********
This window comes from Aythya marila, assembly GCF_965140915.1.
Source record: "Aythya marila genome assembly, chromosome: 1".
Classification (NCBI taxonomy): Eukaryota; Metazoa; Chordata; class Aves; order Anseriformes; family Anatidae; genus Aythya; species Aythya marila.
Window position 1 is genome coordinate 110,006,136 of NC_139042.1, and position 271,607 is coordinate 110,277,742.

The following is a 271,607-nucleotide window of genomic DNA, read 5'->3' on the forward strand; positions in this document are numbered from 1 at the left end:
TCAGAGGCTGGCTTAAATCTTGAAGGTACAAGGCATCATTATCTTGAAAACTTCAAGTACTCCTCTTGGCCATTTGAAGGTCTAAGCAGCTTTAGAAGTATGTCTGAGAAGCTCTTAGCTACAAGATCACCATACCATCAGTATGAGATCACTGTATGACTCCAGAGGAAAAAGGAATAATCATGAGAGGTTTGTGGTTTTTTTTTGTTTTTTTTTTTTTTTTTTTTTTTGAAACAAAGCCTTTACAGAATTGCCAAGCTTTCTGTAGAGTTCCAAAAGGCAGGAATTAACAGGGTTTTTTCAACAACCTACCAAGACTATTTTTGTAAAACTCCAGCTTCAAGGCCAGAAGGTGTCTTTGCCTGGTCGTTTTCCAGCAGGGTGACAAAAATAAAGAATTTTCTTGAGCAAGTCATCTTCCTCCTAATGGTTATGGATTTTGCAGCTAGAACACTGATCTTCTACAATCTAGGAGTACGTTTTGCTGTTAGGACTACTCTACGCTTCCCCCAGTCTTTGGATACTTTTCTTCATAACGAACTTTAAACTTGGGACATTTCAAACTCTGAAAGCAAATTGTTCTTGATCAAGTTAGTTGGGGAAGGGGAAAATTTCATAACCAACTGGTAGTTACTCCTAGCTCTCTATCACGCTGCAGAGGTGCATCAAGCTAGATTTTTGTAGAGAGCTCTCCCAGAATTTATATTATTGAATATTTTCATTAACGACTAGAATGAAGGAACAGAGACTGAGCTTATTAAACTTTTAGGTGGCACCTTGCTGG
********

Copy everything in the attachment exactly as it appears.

This window comes from Aythya marila, assembly GCF_965140915.1.
Source record: "Aythya marila genome assembly, chromosome: 1".
Classification (NCBI taxonomy): Eukaryota; Metazoa; Chordata; class Aves; order Anseriformes; family Anatidae; genus Aythya; species Aythya marila.
Window position 1 is genome coordinate 110,006,136 of NC_139042.1, and position 271,607 is coordinate 110,277,742.

The following is a 271,607-nucleotide window of genomic DNA, read 5'->3' on the forward strand; positions in this document are numbered from 1 at the left end:
TCAGAGGCTGGCTTAAATCTTGAAGGTACAAGGCATCATTATCTTGAAAACTTCAAGTACTCCTCTTGGCCATTTGAAGGTCTAAGCAGCTTTAGAAGTATGTCTGAGAAGCTCTTAGCTACAAGATCACCATACCATCAGTATGAGATCACTGTATGACTCCAGAGGAAAAAGGAATAATCATGAGAGGTTTGTGGTTTTTTTTTGTTTTTTTTTTTTTTTTTTTTTTTGAAACAAAGCCTTTACAGAATTGCCAAGCTTTCTGTAGAGTTCCAAAAGGCAGGAATTAACAGGGTTTTTTCAACAACCTACCAAGACTATTTTTGTAAAACTCCAGCTTCAAGGCCAGAAGGTGTCTTTGCCTGGTCGTTTTCCAGCAGGGTGACAAAAATAAAGAATTTTCTTGAGCAAGTCATCTTCCTCCTAATGGTTATGGATTTTGCAGCTAGAACACTGATCTTCTACAATCTAGGAGTACGTTTTGCTGTTAGGACTACTCTACGCTTCCCCCAGTCTTTGGATACTTTTCTTCATAACGAACTTTAAACTTGGGACATTTCAAACTCTGAAAGCAAATTGTTCTTGATCAAGTTAGTTGGGGAAGGGGAAAATTTCATAACCAACTGGTAGTTACTCCTAGCTCTCTATCACGCTGCAGAGGTGCATCAAGCTAGATTTTTGTAGAGAGCTCTCCCAGAATTTATATTATTGAATATTTTCATTAACGACTAGAATGAAGGAACAGAGACTGAGCTTATTAAACTTTTAGGTGGCACCTTGCTGG